You can probably gather from the summary that the plot of The Lesser Blessed is a little bit contrived. It just feels like we’ve seen it all before; the loner, the hot girl, the new kid, the big bully, the daddy issues, the weak mother, the high school teachers, the school dance. It’s not like the film is 10 Things I Hate About You, but you get the point. It’s a dramatic take on a tired storyline and the result is that it doesn’t feel very honest. I wonder how the book reads, and if it feels more like the autobiography of Van Camp’s life, as opposed to the movie, which feels like a cheap knock-off. If Larry is supposed to be Van Camp then that explains a little; perhaps these cliche things really did happen to him. After all, cliche things are cliche because they happen. But regardless, it just didn’t translate into a feature film, because this isn’t a big Hollywood production, which seems to be the only way we can forgive recycled plots. Maybe that’s our problem and it’s a double standard, but that doesn’t change the fact that we expect something unique from a film festival movie.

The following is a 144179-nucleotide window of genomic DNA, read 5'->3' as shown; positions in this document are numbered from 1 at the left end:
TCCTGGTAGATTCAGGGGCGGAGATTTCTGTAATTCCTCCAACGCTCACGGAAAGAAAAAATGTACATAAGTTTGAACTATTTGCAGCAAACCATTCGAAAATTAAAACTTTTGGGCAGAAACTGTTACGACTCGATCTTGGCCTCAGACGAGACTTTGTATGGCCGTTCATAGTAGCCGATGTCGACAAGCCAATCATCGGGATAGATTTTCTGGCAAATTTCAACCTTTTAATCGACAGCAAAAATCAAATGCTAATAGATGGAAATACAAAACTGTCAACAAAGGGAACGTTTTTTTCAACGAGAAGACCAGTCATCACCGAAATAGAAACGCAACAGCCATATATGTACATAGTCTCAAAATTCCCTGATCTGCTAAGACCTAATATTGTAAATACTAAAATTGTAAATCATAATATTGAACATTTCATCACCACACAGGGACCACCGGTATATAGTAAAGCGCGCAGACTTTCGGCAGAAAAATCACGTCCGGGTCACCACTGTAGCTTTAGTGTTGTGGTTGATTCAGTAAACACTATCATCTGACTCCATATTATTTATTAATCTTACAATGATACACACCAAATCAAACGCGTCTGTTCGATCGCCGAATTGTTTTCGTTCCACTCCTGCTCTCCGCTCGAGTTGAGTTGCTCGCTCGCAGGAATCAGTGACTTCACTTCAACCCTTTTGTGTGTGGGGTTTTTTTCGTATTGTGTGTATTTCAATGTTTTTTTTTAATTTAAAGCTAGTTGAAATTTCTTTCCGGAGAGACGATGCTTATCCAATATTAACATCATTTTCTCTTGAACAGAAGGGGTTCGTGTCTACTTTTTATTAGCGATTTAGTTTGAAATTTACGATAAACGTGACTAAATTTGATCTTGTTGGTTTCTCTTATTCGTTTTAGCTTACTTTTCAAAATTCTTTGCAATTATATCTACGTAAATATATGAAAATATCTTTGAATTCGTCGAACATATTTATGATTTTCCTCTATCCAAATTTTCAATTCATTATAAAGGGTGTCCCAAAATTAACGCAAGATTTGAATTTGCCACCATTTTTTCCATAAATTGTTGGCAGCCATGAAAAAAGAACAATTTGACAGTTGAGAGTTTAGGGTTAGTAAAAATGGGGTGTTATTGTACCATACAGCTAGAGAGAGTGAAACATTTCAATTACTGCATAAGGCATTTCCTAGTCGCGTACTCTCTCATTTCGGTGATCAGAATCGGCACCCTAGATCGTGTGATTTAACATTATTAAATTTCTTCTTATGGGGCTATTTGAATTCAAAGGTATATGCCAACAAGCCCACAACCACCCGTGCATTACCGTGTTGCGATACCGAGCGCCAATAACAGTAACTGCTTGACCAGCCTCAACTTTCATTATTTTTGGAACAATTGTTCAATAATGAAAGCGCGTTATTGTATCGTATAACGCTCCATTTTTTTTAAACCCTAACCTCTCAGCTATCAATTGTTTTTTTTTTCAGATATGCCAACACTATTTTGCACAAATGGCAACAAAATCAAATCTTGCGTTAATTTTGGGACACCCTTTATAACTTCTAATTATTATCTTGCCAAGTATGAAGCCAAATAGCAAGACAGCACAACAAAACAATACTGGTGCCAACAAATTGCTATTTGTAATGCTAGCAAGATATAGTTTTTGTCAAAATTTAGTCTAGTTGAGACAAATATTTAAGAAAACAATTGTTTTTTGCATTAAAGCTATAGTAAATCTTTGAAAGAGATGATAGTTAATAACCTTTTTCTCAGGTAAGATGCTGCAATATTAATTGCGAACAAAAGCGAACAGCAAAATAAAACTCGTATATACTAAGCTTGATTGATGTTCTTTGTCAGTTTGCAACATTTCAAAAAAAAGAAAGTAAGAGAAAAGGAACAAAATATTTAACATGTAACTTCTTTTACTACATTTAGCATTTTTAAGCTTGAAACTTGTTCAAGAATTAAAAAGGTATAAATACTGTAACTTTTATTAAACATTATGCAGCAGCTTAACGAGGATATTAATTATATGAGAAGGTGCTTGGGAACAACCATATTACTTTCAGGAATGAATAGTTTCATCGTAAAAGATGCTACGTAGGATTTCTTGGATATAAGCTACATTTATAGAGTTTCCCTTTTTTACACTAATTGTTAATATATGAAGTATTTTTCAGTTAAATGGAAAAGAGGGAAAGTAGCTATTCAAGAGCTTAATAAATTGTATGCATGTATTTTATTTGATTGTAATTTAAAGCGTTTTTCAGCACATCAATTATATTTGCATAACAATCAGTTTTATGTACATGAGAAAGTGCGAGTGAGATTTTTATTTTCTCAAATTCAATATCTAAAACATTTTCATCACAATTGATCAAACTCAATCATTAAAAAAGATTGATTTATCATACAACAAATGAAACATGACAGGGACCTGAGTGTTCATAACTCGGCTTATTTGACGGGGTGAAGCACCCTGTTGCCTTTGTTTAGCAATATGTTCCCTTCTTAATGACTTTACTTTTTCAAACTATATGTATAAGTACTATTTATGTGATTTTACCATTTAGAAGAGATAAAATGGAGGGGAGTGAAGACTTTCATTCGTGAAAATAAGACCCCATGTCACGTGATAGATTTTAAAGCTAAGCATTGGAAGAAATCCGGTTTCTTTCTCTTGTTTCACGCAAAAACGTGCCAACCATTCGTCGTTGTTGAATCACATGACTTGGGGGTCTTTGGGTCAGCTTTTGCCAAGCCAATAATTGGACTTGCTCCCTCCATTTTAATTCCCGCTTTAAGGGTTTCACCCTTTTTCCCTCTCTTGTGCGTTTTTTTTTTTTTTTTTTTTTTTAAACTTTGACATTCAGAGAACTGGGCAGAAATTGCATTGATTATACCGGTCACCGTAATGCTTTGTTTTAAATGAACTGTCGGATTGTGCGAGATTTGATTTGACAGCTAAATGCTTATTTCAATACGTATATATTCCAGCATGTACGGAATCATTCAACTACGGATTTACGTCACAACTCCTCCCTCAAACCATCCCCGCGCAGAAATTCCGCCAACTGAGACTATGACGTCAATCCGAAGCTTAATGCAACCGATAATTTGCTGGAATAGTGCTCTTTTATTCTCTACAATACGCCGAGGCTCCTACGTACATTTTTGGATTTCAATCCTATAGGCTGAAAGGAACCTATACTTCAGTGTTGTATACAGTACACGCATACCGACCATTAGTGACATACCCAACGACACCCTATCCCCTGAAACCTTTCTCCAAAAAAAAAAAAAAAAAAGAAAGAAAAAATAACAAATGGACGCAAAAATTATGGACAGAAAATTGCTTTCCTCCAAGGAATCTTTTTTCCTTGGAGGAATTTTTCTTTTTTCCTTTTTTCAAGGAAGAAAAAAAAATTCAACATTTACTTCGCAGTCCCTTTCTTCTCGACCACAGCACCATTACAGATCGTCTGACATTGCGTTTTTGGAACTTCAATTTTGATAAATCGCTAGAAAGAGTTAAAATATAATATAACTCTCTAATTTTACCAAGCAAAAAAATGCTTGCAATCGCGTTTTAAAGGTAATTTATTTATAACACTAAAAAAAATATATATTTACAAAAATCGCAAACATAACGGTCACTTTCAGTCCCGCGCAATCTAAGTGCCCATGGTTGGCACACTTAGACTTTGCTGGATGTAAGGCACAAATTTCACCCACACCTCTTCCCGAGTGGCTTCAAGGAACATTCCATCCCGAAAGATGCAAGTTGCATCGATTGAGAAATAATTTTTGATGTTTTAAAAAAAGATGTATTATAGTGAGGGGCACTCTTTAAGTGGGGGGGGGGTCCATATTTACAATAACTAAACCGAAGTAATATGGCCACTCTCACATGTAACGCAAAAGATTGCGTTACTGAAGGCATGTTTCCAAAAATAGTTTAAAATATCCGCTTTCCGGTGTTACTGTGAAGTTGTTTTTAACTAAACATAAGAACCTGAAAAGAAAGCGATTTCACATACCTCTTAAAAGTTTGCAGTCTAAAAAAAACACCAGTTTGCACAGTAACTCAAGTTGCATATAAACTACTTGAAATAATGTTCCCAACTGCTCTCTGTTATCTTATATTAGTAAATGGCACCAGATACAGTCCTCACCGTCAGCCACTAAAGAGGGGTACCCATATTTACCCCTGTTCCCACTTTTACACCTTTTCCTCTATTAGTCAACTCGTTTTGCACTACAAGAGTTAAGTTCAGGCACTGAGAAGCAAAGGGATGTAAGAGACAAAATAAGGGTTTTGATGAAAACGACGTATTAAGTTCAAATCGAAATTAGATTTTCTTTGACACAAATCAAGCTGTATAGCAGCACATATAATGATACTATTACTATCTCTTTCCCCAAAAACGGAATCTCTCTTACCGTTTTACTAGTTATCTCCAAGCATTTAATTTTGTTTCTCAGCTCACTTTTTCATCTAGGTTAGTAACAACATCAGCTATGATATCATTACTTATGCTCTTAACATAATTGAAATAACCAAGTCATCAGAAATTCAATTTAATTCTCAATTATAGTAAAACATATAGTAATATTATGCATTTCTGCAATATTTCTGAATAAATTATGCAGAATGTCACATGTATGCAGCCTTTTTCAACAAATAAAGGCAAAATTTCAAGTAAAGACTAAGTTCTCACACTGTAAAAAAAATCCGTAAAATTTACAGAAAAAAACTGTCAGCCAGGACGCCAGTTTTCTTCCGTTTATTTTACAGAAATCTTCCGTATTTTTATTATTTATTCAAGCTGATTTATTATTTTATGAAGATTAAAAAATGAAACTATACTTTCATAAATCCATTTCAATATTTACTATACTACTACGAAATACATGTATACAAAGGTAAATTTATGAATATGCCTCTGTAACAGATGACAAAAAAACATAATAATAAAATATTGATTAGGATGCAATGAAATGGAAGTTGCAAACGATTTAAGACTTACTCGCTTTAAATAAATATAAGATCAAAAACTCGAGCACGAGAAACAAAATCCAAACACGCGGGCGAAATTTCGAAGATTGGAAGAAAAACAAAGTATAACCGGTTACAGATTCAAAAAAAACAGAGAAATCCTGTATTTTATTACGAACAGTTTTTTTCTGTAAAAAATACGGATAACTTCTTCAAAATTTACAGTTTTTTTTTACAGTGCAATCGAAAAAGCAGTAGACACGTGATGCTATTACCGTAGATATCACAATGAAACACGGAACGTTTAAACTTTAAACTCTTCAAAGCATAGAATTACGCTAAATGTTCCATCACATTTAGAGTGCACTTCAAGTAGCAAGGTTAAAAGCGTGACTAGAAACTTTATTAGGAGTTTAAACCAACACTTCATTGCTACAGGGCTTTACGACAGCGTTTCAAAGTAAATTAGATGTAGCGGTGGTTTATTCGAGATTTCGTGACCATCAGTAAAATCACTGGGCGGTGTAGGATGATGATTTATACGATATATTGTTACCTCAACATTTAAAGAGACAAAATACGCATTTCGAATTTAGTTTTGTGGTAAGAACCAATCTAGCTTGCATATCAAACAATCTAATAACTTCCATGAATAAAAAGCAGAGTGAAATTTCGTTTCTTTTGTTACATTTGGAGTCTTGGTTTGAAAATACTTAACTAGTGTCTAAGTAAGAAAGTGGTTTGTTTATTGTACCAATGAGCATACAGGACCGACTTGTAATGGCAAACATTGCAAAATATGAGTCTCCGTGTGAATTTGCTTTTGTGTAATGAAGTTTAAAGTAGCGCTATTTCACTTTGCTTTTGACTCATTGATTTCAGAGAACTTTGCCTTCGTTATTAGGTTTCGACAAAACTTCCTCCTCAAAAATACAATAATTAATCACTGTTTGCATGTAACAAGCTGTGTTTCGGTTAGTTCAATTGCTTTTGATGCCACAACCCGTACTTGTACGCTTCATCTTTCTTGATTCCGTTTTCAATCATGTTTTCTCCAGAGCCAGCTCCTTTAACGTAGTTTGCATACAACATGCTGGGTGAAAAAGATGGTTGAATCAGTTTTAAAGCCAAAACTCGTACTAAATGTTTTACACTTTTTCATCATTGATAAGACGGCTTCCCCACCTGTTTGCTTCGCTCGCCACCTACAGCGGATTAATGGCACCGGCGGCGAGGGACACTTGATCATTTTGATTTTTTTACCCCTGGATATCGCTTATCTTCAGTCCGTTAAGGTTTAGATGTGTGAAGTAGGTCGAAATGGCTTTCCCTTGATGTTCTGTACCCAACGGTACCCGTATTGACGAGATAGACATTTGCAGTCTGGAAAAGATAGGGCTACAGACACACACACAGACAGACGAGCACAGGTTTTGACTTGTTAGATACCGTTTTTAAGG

With all the amateurs involved in this film, the director was even more important than usual. There was no falling back on the talent of the veteran actor or the well-known novel or the original plot, because those things didn’t exist in this movie. There was a lot riding on Doron’s shoulders as the only experienced player in the game. Unfortunately, it seems like all the pressure got to her. The movie was over-directed, quite simply, although I’m not sure if the alternative would have been any better. The film was too reliant on an artificial mood created by the director and not enough on the emotions of the actors. Again, I understand why, but that doesn’t make it a good thing. The result was that every scene seemed so incredibly heavy and overbearing. The music, the voice overs, the cold locale; everything was produced to be dramatic, and it was just too obvious. Because you could see all the work that went into trying to make the movie believable, it was of course not believable.